WARSAW, Poland (ChurchMilitant.com) - On Oct. 19, Poland celebrated the first National Day of Remembrance for Steadfast Clergy adopted by the Polish Parliament. The date coincides with the day Bl. Jerzy Popiełuszko was martyred 35 years ago by the Communist secret service.
"May these brave clergymen be an example and an inspiration to all of us to deepen our faith and work for the good of our temporal and eternal homeland," said Abp. Stanisław Gądecki, president of the Polish bishops' conference.
A solemn Mass and display of relics took place in St. Stanislaus Kostka Church in Warsaw where Bl. Popiełuszko (pronounced "pop-eh-WOOSH-ko") spent the last years of his life serving the working people of his parish, including those who belonged to the Solidarność (Solidarity) movement.
During the martial law days of the early 1980s, Fr. Popiełuszko celebrated regular mass for striking Polish workers and listened to their complaints when more fearful clergy declined.
He was an outspoken critic of totalitarian values.
"Kneel only before God," he advised, not the state.
In a homily, he said, "In our prayers, we include those who cannot be with us because they are in prison, that is the leaders of Solidarność as well as those imprisoned last month for independent thinking ... and all those imprisoned for their beliefs."
He added himself remembering the sacrifice of his fellow Poles.
"We commend our brothers who paid with their lives for the love of their country. We commend the school children of Garwolin who bravely stood up in the defense of Christ's cross," he said, adding, "We place at the altar of Christ, our Lord, with humility and faith, everything that connects us to the Country."
One of the priest's murderers later confessed that they forced his car off the road and threw him into the trunk of their vehicle. He managed to free himself from the trunk but was again beaten. Still alive, they taped his mouth, nose and head, throwing him again into the trunk.
Miraculously, he escaped one more time. The kidnappers slammed his head one last time with a club. Then, they tied bags of stones to his ankles, letting his body slip into the Vistula River just before midnight on Oct. 19, 1984.
Somehow, in the middle of this torture, they had managed to cut out his tongue.
His body — unrecognizable except for a birthmark — was found in a reservoir.
For years before his death, Popiełuszko suffered the persecution of the Communists. His telephone was bugged, his home firebombed and his car's steering mechanism sabotaged in an effort to silence him. He was interrogated for hours on end multiple times.
As a seminarian, too, Popiełuszko felt the iron hand of communism. When he was inducted into a two-year stint in the Communist army — despite an agreement exempting seminarians — he was found with a Rosary in his hand and was ordered to throw it on the ground and trample it. He refused and was severely punished.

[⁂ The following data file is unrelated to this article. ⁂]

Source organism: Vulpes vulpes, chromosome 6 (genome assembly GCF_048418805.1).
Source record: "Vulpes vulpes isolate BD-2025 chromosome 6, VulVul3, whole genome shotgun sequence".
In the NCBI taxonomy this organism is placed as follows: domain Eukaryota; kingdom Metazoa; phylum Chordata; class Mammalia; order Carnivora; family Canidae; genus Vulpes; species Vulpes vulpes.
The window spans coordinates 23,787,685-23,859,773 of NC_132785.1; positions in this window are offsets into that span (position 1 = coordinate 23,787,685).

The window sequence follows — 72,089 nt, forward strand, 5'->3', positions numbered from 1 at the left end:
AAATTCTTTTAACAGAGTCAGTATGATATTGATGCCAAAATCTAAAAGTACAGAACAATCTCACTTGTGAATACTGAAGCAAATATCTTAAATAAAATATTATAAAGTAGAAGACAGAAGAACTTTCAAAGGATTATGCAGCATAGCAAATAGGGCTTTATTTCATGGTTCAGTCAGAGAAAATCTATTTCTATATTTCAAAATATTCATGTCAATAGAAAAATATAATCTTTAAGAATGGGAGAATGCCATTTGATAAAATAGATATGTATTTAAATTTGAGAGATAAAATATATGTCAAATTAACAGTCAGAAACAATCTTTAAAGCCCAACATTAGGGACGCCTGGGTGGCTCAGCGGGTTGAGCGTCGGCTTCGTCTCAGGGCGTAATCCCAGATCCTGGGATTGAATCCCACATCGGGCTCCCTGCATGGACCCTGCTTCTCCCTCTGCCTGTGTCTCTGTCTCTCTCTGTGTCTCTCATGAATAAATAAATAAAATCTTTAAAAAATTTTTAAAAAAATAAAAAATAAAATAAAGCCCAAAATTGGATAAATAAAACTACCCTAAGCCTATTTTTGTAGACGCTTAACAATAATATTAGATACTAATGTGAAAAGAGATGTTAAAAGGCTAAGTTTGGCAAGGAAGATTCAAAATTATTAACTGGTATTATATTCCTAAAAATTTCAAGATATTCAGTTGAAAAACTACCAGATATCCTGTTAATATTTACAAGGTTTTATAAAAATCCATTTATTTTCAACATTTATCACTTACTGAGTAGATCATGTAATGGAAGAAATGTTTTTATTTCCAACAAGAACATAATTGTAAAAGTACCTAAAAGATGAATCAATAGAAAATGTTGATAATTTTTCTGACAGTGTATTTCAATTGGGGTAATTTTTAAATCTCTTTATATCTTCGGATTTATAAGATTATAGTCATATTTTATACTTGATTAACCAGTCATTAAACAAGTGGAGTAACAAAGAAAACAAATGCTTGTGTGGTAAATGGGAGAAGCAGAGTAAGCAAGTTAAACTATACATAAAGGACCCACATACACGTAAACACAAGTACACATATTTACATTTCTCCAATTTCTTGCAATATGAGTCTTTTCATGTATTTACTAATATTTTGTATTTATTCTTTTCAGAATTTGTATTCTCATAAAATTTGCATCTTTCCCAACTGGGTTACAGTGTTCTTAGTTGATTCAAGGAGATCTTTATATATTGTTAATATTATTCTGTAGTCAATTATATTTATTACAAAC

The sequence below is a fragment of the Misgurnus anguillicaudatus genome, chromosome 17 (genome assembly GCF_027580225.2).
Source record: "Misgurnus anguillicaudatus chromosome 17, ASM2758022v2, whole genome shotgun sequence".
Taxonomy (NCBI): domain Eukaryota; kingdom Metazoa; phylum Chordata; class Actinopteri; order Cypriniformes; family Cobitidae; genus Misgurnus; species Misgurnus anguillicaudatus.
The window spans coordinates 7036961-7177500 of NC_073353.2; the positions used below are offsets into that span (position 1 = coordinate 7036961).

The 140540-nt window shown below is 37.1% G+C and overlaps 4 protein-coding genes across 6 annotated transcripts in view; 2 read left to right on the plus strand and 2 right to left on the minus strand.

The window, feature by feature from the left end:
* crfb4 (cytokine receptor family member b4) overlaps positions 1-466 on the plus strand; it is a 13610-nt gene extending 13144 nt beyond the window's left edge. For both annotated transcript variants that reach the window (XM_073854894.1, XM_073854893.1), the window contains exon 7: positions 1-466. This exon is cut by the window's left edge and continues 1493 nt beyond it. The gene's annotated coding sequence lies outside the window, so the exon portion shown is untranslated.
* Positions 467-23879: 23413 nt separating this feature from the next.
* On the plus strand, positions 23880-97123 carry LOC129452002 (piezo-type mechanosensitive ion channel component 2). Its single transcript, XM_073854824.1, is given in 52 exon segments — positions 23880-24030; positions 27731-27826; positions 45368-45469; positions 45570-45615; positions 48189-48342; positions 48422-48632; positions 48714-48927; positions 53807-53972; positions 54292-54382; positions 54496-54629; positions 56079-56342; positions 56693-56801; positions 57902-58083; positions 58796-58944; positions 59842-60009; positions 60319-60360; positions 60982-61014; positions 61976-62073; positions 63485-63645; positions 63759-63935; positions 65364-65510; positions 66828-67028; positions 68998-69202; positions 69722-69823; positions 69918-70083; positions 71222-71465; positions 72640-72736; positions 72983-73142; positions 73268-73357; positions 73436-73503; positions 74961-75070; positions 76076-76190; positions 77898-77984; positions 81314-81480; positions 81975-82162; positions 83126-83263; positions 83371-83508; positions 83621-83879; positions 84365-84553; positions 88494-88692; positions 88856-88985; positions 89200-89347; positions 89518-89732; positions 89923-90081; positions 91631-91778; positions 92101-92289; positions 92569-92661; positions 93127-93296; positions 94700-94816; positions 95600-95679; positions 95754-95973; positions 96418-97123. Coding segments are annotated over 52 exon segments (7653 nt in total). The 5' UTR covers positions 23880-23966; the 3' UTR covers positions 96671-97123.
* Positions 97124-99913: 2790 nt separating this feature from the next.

The martyred priest embodies the thousands of steadfast and heroic Polish clergy celebrated on the national stage of Poland on Oct. 19.
Poznań Abp. Stanisław Gądecki said:
The Act emphasizes that since the dawn of history in Poland "there are figures of steadfast, heroic clergy, for whom Christian ideas and faith in God are the basis for apostolate, pious life and the pursuit of holiness, but also constitute an additional motivation to act for the benefit of the earthly Homeland — its development, sovereignty and prosperity."
The archbishop added, "Remembering Fr. Jerzy Popiełuszko, we remember the unswerving priests who preached the Gospel, served God and people in the most terrible times and had the courage not only to suffer for the Faith but to give what is most dear to men: their lives."
Over 3,000 Polish clergymen have been documented as giving their lives for their faith in the face of the horrors of the 20th century.
"They were victims of two totalitarian regimes ... that of Nazi Germany, symbolized by Saint Maximilian Maria Kolbe, and ... all the victims who died in the East, as a result of communist repression, symbolized by Blessed Fr. Jerzy Popiełuszko," Abp. Stanisław Budzik of Lublin has said of his countrymen's sacrifice.
A list of the 3,000 Polish priest-martyrs who bore witness to the Faith in the times of totalitarianism in the 20th century, was compiled by the seminarians of the seminary in Tarnów.
"They must not be forgotten, rather they must be remembered and their lives documented. The names of many are unknown; the names of some have been denigrated by their persecutors, who tried to add disgrace to martyrdom; the names of others have been concealed by their executioners," said Pope St. John Paul II in Rome in 2000.
On the eve of the anniversary, Polish President Andrzej Duda laid a wreath of green, red and white flowers at Fr. Popiełuszko's grave in Warsaw. He told reporters during the ceremony that Popiełuszko was a key figure in modern Polish history and that his death three decades ago was a defining moment on his country's road to freedom from Communist oppression.
Commentators have noted in retrospect Popiełuszko's "murder in 1984 marked the mid-point between two cataclysmic events that put nails in the coffin of communism: John Paul II's June 1979 visit to Poland and the crucial free elections held in Poland in June 1989."
Blessed Jerzy Popiełuszko represents one of many Polish priest-martyrs who suffered at the hands of atheistic communism in the 20th century, and now Poland has set aside a special national day each year to commemorate them.